The rate law governing the metal adsorption was investigated using the three models depicted in Eqs. (3)(5), and the results from these fits were summarized in Table 6. It can be seen that within the particle-diffusion controlled model, the chromium(VI) adsorption onto the MWCNTs was better explained.

Equation0.005 g/L0.01 g/L0.04 g/L
3k (min−1)0.480.270.26
4k (min−1)0.360.140.15
5k (min−1)

Table 6.

The rate law governing the adsorption of chromium(VI) onto the MWCNTs.

3.6 Comparison with other adsorbent-anion exchangers

The adsorption capacity, in terms of percentage of adsorption, found in this investigation was compared with the results obtained using other potential adsorbent-anion exchangers for Cr(VI). The results obtained from this set of experiments together with the experimental conditions used in the investigation were summarized in Table 7.

Adsorbent-anion exchangerActive grouppH 1pH 4
Dowex 1x8QAS-Cl form89>99
ox-MWCNTs–COOH68No data
Activated carbonNone4759

Table 7.

Percentage of Cr(VI) adsorption using various adsorbent-anion exchangers.

Aqueous solution: 0.01 g/L Cr(VI) at different pH values. Solid dosage: 1 g/L. Temperature: 20°C. Stirring speed: 1000 min−1. Time: 1 h.

QAS: quaternary ammonium salt.

It can be concluded that, under the present experimental conditions, Dowex 1×8 resin is the most effective to remove hazardous chromium(VI) from near neutral or acidic solutions, whereas MWCNTs presented the worse registers. The above is not a bad conclusion about the use of these MWCNTs as adsorbents for Cr(VI), and not delegitimize the investigation presented in this work, only stated that there are other potential adsorbents-ion echangers that remove Cr(VI) from liquid effluents with a better efficiency.

3.7 Thermodynamics

Besides the data of the change of enthalpy (see Section 3.5) derived for the adsorption process of chromium(VI) onto the carbon nanotubes, a further thermodynamic analysis of the adsorption process can be considered taking into account the next equations:

ΔG=RTlnb E11

Accordingly with Eq. (11) in which b is the Langmuir constant showed in Table 5, it can be obtained that the value of ΔG° is 9 kJ/mol, confirming that the chromium(VI) uptake onto the nanotubes is nonspontaneous.

To calculate ΔS° for the present adsorption system, Eq. (12) is used, obtaining a value of −0.08 kJ/mol K. The negative value for the change of entropy characterizes a decrease disorder of the system when chromium(VI) is adsorbed onto the nanotubes.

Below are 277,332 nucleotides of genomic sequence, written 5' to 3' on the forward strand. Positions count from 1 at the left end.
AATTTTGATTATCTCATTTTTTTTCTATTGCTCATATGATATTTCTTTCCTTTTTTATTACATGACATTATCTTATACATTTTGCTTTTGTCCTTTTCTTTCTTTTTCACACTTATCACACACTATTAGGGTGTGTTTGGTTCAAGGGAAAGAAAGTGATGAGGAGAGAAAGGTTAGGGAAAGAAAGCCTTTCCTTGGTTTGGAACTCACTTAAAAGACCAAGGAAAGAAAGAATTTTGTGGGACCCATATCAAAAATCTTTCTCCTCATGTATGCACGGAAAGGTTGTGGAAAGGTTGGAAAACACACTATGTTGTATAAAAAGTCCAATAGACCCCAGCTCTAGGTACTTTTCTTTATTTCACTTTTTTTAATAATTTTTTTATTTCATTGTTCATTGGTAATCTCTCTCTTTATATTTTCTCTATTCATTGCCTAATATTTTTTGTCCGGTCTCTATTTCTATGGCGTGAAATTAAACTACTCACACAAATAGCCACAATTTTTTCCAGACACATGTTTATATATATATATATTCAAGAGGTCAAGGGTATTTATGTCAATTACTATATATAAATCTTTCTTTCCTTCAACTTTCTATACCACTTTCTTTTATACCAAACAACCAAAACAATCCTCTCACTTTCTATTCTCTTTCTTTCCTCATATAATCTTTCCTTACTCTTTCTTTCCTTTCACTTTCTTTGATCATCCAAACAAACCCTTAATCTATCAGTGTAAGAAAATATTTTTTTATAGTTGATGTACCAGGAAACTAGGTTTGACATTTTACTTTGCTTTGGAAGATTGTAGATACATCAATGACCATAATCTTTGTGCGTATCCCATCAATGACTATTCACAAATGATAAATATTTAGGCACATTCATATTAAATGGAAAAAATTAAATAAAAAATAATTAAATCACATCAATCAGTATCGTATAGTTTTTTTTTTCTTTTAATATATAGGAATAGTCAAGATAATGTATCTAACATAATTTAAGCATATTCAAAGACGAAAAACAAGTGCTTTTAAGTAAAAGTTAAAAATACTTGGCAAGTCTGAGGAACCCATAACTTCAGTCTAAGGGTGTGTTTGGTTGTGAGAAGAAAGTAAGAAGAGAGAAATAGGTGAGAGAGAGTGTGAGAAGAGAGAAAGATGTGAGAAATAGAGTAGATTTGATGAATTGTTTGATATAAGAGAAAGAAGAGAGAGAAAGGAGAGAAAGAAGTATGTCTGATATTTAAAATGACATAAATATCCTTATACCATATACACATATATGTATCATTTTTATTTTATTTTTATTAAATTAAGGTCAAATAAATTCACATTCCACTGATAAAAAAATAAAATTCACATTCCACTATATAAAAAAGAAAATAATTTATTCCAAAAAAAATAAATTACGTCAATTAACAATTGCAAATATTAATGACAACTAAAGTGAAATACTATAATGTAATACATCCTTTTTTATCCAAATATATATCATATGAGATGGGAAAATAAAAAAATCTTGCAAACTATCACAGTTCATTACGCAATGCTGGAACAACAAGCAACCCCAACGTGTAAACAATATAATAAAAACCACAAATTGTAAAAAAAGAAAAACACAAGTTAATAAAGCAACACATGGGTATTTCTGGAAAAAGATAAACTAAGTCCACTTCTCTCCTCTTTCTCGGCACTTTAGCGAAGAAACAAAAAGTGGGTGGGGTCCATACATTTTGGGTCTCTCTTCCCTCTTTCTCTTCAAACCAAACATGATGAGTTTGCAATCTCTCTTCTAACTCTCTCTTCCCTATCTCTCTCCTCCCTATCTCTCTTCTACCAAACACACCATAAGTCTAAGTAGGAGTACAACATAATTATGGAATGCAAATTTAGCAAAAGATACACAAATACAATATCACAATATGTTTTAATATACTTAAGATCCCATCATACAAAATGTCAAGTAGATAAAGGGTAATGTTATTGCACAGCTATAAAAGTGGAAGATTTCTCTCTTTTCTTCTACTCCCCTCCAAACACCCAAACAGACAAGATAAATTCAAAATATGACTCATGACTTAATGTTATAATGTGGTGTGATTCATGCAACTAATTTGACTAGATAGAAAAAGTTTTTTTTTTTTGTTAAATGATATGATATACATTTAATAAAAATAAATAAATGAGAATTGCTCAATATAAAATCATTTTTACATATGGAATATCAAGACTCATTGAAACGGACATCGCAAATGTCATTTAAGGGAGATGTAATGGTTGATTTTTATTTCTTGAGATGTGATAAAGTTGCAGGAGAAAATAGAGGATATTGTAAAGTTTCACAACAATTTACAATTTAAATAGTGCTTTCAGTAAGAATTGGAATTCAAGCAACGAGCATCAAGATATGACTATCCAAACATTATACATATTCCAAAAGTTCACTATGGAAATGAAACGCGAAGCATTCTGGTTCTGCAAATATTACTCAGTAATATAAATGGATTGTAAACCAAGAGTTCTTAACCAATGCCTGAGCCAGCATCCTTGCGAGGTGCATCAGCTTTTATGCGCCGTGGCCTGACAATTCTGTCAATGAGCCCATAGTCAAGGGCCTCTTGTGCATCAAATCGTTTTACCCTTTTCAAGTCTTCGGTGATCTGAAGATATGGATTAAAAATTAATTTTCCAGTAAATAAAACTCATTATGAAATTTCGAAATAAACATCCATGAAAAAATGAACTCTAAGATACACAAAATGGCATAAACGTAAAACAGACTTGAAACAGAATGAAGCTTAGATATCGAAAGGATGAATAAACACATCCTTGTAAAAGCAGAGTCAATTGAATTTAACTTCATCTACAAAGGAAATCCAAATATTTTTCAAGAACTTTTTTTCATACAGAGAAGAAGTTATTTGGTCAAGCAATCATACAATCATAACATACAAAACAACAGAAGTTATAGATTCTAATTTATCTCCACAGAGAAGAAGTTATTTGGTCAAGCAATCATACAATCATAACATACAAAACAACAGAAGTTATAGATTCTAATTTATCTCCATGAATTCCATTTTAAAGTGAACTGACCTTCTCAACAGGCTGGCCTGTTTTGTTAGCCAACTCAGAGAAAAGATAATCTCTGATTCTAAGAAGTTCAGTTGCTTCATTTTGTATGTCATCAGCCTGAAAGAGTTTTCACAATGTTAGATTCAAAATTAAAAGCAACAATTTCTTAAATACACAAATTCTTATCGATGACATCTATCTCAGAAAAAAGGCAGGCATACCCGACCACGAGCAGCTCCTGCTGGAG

3.8 Chromium(VI) desorption

In the present investigation, the desorption of chromium(VI) from the metal-loaded carbon nanotubes was studied using hydrazine sulfate solutions as desorbent for the metal, at the same time, in the desorption process, Cr(VI) is reduced to the less hazardous Cr(III) oxidation state, accordingly to

4HCrO4+10H++3N2H4·H2SO44Cr3++16H2O+3N2+3SO42 E13

Desorption experiments were carried out with aqueous solutions containing 25–50 g/L of hydrazine sulfate and 2 mg/g Cr(VI)-loaded MWCNTs at a 25 mL/g solution volume/weighed MWCNTs relationship and 20°C. The results from these experiments indicated that:

  1. The variation in the hydrazine sulfate solution concentration has no effect on the reaction yield (95% chromium recovery from loaded nanotubes).

  2. The equilibrium is reached within 5 min of reaction.

  3. The desorbed solution contained a chromium(III) concentration near eight times the initial chromium(VI) concentration in the feed solution (0.01 g/L) of the adsorption experiments.


4. Conclusions

The adsorption of chromium(VI) onto the multi-walled carbon nanotubes is dependent on the pH values of the aqueous solution. The adsorption reaches a maximum at pH 4 and decreases at more acidic and alkaline pH values. The adsorption is exothermic (ΔH° = −14 kJ/mol) and nonspontaneous (positive ΔG° valor), whereas at 20–60°C, the adsorption of chromium (VI) onto the nanotubes better fits to the pseudo-second-order model. In the 0.005–0.04 g/L range of chromium(VI) concentrations in the aqueous solution, the metal uptake onto the nanotubes responded well to the particle-diffusion model, and the metal adsorption responded to the Langmuir and Freundlich isotherms, indicating that the adsorption process is homogeneous and multilayer in nature. Chromium(VI) can be desorbed from MWCNTs by the use of hydrazine sulfate solutions, which releases to the aqueous solution chromium in the less hazardous (III) valence state.



This research was funded by the Ministry of Science, Innovation and Universities of the Spanish Government, in the “Challenges collaboration” call for proposals in 2017 (Ref. RTC-2017-6629-5).


Conflict of interest

The authors declare no conflicts of interest.


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Written By

Francisco J. Alguacil and Félix A. Lopez

Submitted: September 6th, 2018 Reviewed: January 8th, 2019 Published: April 24th, 2019